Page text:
Judging by evidence that came to light today, it looks as it Samsung is going to have to issue a similar patch for its handsets running the forked version of Android Jelly Bean version 4.1.2.
Mobile enthusiast and blogger Terrence Eden posted a video on his personal site displaying how best-selling handsets like the Samsung Galaxy Note 2 and Galaxy S3, running the company's implementation of Android 4.1.2 can be hacked into through a series of complex button pushes.
The flaw, which doesn't appear to affect Samsung handsets running other versions of Android, allows the lock screen to be disabled through the device's emergency call screen.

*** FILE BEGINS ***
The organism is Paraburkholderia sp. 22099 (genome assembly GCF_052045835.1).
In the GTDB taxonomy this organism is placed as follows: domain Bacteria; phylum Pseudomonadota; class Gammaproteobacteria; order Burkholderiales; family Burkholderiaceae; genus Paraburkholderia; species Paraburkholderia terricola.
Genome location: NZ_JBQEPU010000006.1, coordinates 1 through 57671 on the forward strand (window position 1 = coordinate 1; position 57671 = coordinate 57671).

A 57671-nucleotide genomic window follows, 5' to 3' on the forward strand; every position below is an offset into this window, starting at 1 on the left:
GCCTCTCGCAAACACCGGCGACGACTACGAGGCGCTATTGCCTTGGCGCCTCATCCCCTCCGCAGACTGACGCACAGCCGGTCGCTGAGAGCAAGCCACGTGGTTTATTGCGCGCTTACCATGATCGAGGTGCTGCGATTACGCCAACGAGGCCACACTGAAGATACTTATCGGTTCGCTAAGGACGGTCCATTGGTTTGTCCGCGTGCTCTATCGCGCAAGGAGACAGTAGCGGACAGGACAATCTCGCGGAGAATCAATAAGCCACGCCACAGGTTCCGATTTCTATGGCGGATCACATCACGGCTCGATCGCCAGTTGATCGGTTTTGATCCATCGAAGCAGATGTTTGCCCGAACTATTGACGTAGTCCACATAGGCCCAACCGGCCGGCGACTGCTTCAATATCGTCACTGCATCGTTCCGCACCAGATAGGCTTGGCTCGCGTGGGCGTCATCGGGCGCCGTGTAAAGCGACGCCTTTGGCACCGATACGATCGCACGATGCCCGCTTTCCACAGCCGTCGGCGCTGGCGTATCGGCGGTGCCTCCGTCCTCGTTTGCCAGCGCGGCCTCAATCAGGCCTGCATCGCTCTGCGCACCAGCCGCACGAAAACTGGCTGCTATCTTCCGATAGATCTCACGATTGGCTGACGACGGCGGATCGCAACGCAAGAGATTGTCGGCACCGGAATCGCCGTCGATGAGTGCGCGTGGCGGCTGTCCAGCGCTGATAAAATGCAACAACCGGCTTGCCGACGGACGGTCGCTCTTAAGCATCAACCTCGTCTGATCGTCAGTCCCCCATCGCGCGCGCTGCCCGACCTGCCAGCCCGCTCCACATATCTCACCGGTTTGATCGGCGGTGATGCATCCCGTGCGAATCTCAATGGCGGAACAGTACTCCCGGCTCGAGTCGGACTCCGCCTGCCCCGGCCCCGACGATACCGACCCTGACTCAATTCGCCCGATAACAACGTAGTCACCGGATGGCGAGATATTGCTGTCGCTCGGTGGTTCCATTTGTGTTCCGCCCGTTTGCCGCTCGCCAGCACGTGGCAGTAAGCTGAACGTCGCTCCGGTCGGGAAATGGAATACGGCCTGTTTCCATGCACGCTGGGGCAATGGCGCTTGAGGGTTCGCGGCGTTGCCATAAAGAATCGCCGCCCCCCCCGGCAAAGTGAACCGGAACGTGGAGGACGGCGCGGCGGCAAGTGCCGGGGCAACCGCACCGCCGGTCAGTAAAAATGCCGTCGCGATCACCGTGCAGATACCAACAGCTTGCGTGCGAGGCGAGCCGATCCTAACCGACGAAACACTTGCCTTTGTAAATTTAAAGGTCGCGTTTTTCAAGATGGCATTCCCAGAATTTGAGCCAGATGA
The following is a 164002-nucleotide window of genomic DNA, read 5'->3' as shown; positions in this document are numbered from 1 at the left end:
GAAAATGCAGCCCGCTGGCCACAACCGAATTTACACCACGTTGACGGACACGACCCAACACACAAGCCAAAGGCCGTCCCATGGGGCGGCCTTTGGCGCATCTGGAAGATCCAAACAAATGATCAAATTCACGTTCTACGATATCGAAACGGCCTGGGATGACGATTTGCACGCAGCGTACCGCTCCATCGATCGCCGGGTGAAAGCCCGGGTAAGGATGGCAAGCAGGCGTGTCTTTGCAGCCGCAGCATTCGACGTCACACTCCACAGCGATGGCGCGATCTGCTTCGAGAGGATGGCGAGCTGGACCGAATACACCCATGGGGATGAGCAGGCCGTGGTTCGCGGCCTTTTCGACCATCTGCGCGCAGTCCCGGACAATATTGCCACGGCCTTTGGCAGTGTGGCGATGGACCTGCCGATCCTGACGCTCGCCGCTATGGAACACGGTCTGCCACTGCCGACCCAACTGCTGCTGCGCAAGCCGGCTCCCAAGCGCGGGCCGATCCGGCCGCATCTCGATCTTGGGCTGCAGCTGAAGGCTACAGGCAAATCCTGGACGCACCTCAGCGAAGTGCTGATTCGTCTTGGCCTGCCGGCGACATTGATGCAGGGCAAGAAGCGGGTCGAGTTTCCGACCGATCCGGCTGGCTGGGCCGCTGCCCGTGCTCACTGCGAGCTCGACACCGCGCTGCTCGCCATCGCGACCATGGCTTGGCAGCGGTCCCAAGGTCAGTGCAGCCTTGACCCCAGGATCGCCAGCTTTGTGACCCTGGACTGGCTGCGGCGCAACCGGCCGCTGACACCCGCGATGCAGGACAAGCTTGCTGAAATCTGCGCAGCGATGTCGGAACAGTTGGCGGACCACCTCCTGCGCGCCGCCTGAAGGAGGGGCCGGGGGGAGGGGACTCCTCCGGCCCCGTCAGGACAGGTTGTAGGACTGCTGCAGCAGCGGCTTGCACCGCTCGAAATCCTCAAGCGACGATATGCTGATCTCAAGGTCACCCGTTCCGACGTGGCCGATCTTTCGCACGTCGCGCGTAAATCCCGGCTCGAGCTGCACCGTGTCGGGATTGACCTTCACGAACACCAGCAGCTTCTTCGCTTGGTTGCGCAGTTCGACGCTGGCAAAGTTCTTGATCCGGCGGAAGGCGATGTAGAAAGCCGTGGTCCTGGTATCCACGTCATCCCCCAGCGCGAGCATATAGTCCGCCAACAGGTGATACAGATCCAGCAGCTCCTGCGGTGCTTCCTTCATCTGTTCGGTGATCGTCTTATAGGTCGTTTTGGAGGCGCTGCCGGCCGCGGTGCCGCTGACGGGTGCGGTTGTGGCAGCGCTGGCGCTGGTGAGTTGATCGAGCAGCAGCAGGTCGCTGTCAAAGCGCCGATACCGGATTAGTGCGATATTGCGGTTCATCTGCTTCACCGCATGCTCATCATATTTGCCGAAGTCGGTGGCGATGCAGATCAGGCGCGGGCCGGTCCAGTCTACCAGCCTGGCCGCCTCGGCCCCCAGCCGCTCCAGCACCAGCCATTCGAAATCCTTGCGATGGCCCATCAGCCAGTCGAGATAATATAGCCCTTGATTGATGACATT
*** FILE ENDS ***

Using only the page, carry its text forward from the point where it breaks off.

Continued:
Eden uncovered a method whereby dialing an invalid emergency number (like zero) leaves the home screen open for a fraction of a second, long enough to issue a single command, such as opening the Google Play.
With impeccable timing and very quick fingers Eden was able to repeat the process enough times to activate voice search within the Play Store, ask for a "No lock" app, download, install and open it. This completely deactivated all security measures, including pattern unlock, pass code and face unlock.
Eden claims the flaw is not evident in the stock version of Android and said the only way to completely conquer it is to root the device and remove Samsung's Marmite-esque TouchWiz user-interface.
However, help may be on the way. He also revealed that he reported the flaw to Samsung at the end of last month and was assured by the company that it was working on a fix.
Check out his methods in the video below. Regardless of how worrying the flaw is for Samsung owners, it's pretty darn impressive that Eden was able to a) discover this and b) execute it.